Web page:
Pain game: how to beat muscle soreness

  • Betty Doyling (Photograph supplied)

    Betty Doyling (Photograph supplied)

  • Betty Doyling (Photograph supplied)

    Betty Doyling (Photograph supplied)

  • Betty Doyling (Photograph supplied)

    Betty Doyling (Photograph supplied)


Exercise can be painful! If youíve ever done a really tough leg workout, you know what Iím talking about. Your muscles take a real beating. To make things worse, itís impossible to escape the pain even a day or two later ó those ten sets of squats will come back to haunt you.

Think you can walk up the stairs or sit on the toilet? Think again! Recovery can take a few days, however, there are things you can do before, during, and after your workout to speed up the process and make it a little more bearable.

Try out these tips to help you bounce back a lot faster:

Warm-up

To prepare your body for a tough workout, warm up properly. Jog on the treadmill, crank out a few sets of body weight exercises or, if you live close enough, walk to the gym instead of driving. A good warm-up adds just ten minutes to your workout and will pay off big-time when youíre more comfortable the next day. If itís a heavy lifting day, warm up with lighter weights first. Work your joints through a full range of motion, to get some blood flowing.

Hydrate

Your hydration plan should be twofold: first, sip water throughout your workout. Second, keep drinking after you finish. Dehydration can cause fatigue, headaches and dizziness. Research shows that dehydration also increases symptoms of delayed-onset muscle soreness. Speed up your recovery and drink!

Massage

If thereís ever a time to treat yourself to a massage, itís after a tough training session. A rubdown can reduce feelings of delayed-onset muscle soreness by a whopping 30 per cent. Some therapists are covered by insurance, but if professional massages arenít in your budget, self-myofascial release is a cheaper and equally effective alternative. The technique involves using a firm object such as a foam roller or rubber ball to apply pressure to your muscles. This can be used before and after your workout.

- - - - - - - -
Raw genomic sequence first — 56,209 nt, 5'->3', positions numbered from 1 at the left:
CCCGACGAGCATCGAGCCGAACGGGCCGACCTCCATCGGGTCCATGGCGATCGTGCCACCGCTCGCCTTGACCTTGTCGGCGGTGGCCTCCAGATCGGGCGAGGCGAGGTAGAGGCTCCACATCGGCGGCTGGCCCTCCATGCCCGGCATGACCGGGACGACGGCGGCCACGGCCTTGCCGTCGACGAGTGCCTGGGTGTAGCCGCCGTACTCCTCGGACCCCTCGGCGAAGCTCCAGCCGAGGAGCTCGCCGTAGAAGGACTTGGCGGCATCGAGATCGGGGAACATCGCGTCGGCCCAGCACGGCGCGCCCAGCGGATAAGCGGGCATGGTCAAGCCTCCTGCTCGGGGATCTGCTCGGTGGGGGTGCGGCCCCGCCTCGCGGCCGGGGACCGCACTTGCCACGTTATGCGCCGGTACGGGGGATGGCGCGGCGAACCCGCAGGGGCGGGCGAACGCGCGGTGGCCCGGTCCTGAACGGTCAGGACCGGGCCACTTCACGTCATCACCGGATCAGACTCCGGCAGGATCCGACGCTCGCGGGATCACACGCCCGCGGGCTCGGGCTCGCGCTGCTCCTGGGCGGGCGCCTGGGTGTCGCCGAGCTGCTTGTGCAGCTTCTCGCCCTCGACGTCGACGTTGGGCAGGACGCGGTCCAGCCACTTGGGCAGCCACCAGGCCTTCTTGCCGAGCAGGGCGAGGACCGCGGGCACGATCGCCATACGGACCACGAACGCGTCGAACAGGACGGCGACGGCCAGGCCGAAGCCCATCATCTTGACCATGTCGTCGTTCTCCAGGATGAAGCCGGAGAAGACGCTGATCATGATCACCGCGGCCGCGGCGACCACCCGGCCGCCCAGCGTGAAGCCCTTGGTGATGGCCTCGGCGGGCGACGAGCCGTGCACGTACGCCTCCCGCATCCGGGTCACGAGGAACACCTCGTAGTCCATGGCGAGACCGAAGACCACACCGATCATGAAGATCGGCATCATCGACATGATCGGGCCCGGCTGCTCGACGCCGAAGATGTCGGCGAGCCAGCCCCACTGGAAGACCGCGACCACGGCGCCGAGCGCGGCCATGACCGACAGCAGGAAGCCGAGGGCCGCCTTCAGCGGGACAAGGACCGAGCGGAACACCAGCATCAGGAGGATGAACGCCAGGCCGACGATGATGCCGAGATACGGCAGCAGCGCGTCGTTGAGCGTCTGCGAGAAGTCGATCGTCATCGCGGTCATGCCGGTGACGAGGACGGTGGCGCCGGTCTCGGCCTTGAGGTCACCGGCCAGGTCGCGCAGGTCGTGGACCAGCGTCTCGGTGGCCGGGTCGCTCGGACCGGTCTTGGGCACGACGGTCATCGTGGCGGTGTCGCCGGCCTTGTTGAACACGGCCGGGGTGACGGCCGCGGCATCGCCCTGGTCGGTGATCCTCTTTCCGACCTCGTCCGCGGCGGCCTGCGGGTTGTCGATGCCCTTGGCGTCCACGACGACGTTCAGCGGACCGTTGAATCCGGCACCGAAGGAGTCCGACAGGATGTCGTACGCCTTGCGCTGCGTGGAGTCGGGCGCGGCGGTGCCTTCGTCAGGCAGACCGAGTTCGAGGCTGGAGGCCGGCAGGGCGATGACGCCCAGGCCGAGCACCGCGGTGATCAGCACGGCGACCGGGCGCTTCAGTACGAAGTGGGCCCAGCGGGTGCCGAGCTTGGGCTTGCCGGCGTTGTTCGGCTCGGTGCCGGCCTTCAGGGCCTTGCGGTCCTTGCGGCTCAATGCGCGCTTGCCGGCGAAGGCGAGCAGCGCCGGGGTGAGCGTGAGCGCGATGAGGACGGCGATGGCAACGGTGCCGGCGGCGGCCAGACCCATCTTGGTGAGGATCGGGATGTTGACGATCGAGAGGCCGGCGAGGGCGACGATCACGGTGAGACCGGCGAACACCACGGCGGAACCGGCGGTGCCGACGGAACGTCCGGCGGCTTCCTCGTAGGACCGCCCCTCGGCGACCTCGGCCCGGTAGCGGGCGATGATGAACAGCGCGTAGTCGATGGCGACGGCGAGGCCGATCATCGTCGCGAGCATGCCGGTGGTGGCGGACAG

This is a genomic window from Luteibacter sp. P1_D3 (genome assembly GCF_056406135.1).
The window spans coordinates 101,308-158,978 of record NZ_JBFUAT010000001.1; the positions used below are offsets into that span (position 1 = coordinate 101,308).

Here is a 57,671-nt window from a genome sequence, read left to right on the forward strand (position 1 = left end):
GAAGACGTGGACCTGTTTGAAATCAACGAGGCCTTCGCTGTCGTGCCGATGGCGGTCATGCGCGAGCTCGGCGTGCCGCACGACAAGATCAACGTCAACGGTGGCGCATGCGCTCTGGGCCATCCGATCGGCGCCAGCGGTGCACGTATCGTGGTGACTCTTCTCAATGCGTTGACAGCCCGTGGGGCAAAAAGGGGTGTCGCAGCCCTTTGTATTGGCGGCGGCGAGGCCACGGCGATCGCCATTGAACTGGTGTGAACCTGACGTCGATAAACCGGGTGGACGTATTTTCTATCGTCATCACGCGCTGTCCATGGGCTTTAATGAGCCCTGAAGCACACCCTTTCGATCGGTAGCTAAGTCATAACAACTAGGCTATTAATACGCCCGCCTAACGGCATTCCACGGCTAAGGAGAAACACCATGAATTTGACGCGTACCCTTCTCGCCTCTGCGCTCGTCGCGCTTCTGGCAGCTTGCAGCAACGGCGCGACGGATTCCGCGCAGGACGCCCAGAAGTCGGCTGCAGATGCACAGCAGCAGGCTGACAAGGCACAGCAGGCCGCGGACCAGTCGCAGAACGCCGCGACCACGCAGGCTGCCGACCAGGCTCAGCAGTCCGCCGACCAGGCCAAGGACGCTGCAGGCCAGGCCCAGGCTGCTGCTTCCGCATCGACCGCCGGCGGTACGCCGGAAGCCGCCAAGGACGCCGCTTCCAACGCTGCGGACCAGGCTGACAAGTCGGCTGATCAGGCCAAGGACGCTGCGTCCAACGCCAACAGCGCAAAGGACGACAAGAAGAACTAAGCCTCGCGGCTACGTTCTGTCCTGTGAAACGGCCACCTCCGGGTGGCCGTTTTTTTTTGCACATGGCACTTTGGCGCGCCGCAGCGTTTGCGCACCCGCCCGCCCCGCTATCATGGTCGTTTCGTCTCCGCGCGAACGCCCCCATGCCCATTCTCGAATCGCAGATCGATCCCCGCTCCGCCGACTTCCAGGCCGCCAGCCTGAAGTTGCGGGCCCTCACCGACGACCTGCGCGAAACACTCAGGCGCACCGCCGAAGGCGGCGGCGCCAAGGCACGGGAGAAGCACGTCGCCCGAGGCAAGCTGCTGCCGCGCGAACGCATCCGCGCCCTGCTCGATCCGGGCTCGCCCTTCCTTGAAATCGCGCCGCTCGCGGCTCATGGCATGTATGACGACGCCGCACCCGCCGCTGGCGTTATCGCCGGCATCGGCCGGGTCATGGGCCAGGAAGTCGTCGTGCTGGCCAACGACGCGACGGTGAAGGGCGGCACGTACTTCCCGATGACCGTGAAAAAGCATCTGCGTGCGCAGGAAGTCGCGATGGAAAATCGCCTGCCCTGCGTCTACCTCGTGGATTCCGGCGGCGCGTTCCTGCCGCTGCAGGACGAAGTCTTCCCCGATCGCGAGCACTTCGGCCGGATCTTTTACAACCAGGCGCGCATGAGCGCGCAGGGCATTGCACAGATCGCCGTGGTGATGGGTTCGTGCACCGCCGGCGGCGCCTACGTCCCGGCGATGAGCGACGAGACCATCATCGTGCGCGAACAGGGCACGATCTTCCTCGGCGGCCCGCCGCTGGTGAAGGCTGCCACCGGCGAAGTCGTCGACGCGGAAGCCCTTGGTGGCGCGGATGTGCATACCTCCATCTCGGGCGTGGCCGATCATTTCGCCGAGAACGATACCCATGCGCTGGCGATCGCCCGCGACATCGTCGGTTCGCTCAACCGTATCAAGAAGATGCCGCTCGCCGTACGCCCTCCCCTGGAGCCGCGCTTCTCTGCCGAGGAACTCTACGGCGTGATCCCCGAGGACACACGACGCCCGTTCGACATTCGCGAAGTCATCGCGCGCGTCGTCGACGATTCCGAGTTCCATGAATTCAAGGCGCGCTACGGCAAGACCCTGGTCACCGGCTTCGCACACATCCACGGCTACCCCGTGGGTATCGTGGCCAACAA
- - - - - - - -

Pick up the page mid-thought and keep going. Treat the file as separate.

Fuel

It is particularly important to eat carbs and protein after your workout session. After your workout, your body tries to rebuild its glycogen stores and repair and regrow those muscle proteins. Eating the right nutrients soon after you exercise can help your body get this done faster. Doing this helps your body decrease muscle protein breakdown and enhances muscle growth.

Sleep

Make sleep a priority. If you donít, everything from your performance to your mood can suffer, which may ruin your next workout. Try to get seven to nine hours of shut-eye per night; if youíve just finished a particularly challenging session, try to hit the higher end of that range. To make getting to sleep and staying asleep easier, invest in a good mattress and buy quality pillows and sheets.

Keep moving

When you can barely walk upstairs without cringing, the last thing you probably feel like doing is exercising, but do it anyway. Exercising immediately after a tough workout temporarily alleviates symptoms of delayed-onset muscle soreness. Go for a walk, do yoga, or go for a bike ride on your off days! Youíll recover faster and get back to the activities you love. Speed up your recovery and B-Active For Life!

Betty Doyling is a certified fitness trainer and figure competitor with more than a decade of experience. Check her out on Facebook: facebook.com/B.ActiveForLife

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Published Mar 21, 2018 at 8:00 am (Updated Mar 21, 2018 at 7:25 am)

Pain game: how to beat muscle soreness

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